From the Pastor

October 2017 Newsletter

“As for you, you were dead in your transgressions and sins…All of us also lived among them at one time, gratifying the cravings of our flesh and following its desires and thoughts. Like the rest, we were by nature deserving of wrath. But because of his great love for us, God, who is rich in mercy, made us alive with Christ even when we were dead in transgressions – it is by grace you have been saved. And God raised us up with Christ and seated us with him in the heavenly realms in Christ Jesus, in order that in the coming ages he might show the incomparable riches of his grace, expressed in his kindness to us in Christ Jesus. For it is by grace you have been saved, through faith – and this is not from yourselves, it is the gift of God – not by works, so that no one can boast. For we are God’s handiwork, created in Christ Jesus to do good works, which God prepared in advance, for us to do.” Ephesians 2:1, 3-10

Well, there you have it. That’s the foundation of the Reformation- that we are saved by grace, through faith, which is a gift of God. We are not saved by our own works; but once we are saved, God has prepared good works for us to do.

Doesn’t sound very revolutionary, does it? That’s because all Protestants, of whatever variety, have taught that we are saved by God’s grace through faith and not by what we do- for 500 years. God does expect us to live changed lives and do good works, once we are saved; but we are not saved by our own efforts.

500 years ago, on October 31, 1517, an Augustinian monk in Wittenberg, Germany, named Martin Luther, nailed 95 theological statements about grace and salvation to the door of the Wittenberg church. The statements were written in Latin, the language of scholarship at the time; Luther was a professor of theology at Wittenberg University, and he was proposing a scholastic debate. He disagreed with the Roman Catholic understanding of indulgences at the time. Luther taught that forgiveness of sin cannot be purchased, on anyone’s behalf.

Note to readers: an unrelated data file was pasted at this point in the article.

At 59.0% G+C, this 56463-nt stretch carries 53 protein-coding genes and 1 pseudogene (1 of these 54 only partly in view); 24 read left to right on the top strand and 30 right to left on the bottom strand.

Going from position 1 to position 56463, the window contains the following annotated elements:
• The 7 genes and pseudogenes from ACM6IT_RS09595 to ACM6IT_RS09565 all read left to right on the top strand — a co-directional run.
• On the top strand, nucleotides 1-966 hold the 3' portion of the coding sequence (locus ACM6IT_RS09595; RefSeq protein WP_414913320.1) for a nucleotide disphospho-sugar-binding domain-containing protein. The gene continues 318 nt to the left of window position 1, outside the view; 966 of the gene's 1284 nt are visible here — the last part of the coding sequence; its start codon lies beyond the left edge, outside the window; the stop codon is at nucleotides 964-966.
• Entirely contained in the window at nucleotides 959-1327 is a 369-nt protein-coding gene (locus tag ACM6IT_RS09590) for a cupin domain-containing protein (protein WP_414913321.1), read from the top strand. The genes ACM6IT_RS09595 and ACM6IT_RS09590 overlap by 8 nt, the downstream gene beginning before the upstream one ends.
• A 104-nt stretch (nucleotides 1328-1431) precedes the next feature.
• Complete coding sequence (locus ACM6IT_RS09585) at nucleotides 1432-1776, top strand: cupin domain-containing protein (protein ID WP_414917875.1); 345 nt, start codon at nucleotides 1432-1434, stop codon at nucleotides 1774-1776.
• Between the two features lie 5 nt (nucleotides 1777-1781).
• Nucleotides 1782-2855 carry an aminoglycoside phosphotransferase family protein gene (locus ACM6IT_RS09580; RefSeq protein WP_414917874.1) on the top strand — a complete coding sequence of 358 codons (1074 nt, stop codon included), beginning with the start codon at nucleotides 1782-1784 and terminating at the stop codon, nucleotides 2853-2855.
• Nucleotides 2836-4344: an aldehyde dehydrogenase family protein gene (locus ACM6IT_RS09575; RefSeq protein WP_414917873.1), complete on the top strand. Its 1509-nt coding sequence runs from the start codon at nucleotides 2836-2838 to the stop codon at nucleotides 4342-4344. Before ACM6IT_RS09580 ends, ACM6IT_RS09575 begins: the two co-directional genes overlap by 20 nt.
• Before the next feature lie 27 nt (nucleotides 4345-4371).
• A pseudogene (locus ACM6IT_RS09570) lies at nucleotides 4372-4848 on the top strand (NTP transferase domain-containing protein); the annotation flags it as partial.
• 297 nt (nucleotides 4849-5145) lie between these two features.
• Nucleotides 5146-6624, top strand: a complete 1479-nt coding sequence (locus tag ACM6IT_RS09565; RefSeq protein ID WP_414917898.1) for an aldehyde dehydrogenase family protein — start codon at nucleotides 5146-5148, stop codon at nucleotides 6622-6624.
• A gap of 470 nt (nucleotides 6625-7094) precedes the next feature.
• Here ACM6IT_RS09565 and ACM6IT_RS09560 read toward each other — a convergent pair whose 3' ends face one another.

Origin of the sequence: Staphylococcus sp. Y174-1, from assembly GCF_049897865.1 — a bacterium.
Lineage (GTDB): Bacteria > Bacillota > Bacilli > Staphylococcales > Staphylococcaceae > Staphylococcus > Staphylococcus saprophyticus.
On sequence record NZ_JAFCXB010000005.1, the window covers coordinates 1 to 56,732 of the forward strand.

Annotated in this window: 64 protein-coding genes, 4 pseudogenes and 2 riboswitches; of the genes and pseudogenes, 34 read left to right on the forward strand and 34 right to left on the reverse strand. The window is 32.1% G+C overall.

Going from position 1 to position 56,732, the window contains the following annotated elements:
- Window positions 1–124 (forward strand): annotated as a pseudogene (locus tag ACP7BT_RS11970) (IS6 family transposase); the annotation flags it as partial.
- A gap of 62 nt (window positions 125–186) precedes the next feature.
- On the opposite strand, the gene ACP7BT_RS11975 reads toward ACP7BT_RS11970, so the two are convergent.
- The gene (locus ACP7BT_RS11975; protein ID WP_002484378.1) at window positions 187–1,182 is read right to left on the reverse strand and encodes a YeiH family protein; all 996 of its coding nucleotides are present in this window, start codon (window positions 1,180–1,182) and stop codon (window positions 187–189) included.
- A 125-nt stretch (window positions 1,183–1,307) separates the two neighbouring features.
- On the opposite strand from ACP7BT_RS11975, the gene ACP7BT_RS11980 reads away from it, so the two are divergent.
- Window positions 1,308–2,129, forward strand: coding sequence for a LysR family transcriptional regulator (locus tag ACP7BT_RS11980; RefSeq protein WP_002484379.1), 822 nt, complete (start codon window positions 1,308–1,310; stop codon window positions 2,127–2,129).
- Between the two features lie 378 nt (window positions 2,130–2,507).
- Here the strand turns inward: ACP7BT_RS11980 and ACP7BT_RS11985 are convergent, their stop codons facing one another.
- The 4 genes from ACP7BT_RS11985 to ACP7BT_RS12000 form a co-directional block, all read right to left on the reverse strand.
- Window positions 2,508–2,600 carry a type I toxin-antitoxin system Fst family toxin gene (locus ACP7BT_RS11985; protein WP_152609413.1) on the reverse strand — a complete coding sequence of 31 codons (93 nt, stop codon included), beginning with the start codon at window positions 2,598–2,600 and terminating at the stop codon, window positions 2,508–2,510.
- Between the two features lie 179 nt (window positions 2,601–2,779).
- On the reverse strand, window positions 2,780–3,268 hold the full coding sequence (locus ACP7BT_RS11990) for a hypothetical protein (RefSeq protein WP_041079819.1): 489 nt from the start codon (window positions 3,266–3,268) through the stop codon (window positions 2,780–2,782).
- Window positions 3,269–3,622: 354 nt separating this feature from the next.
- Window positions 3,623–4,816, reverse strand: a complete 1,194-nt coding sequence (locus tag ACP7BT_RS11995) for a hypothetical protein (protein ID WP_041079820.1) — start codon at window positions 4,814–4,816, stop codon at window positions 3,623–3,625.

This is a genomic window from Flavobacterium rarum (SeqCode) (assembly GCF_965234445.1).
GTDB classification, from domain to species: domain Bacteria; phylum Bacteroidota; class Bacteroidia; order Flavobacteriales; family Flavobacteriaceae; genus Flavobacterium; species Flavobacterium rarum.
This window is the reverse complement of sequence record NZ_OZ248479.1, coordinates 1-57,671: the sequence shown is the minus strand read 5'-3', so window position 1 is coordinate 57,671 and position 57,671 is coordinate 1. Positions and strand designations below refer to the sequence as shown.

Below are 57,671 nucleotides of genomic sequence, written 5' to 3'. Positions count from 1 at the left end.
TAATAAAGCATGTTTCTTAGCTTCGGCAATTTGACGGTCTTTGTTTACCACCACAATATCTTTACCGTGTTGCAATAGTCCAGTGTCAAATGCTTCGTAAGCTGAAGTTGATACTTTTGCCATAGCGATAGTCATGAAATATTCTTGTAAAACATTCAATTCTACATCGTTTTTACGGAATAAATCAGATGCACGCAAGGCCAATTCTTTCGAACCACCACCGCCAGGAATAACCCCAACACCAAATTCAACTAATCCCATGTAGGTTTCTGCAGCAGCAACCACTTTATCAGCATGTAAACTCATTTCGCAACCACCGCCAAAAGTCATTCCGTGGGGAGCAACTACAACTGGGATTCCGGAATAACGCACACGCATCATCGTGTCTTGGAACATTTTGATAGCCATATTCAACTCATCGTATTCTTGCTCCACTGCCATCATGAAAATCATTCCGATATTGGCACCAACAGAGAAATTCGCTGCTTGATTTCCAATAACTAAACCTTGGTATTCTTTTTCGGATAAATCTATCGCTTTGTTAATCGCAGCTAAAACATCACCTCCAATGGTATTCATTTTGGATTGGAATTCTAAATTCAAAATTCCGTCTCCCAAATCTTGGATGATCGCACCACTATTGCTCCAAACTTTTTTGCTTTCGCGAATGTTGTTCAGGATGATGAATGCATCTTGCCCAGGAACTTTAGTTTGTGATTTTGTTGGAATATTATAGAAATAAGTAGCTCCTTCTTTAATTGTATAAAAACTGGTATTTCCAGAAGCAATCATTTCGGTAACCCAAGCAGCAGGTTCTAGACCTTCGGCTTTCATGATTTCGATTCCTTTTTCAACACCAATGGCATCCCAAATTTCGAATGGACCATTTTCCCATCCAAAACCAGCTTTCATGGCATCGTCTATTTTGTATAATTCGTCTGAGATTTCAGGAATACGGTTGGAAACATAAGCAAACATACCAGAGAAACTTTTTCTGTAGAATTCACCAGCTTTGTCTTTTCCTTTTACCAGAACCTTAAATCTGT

Roman Catholics today agree with Luther that pardons from sin is a gift of God and not something purchasable. However, in Luther’s day, the Pope needed money to rebuild St. Peter’s Basilica in Rome. The new basilica was designed by Michelangelo and is still one of the world’s greatest architectural treasures. But it wasn’t cheap. To raise money, the Pope authorized clergy to sell indulgences. The idea was that contributing money would help a soul get out of purgatory and into heaven. One of the most efficient fundraisers, Johann Tetzel, was working in Luther’s territory. Tetzel’s motto was, “As soon as the coin in the coffer rings, the soul from purgatory springs.” Luther objected on the grounds of theology and also of social justice. Why, he asked, should poor people be browbeaten into contributing money for the souls of their family members, when the Pope was rich?

It was not Luther’s intention to start the Reformation. He wanted a scholarly debate, and for indulgence sales to stop. But Luther’s friends translated the 95 Theses into German, and from there, they spread all over Germany. Eventually, the Pope began investigating, and Luther was excommunicated four years later, in 1521. The Reformation had begun. Luther kept on writing, teaching, and translating into German, and the local German princes liked the idea of being independent of Rome. There were both political and theological reasons why the Reformation took hold very quickly.

Sometimes I wonder if we would be Protestant today if the Pope had decided not to rebuild St. Peter’s Basilica!

Our own founding father, John Calvin, was a French Catholic lawyer who was persuaded by Luther’s theology to join the Reformation. Though there are some differences between the teachings of Luther and the teachings of Calvin, there would have been no Presbyterians if there hadn’t first been Lutherans.

So for that reason, we will be celebrating the 500th anniversary of the Reformation on Sunday, October 29th. I’ve heard that Martin Luther himself might come make an appearance outside our church door! You won’t want to miss this worship service. A 500th anniversary is even more historic than we are!

Yours in Christ,

Pastor Janet

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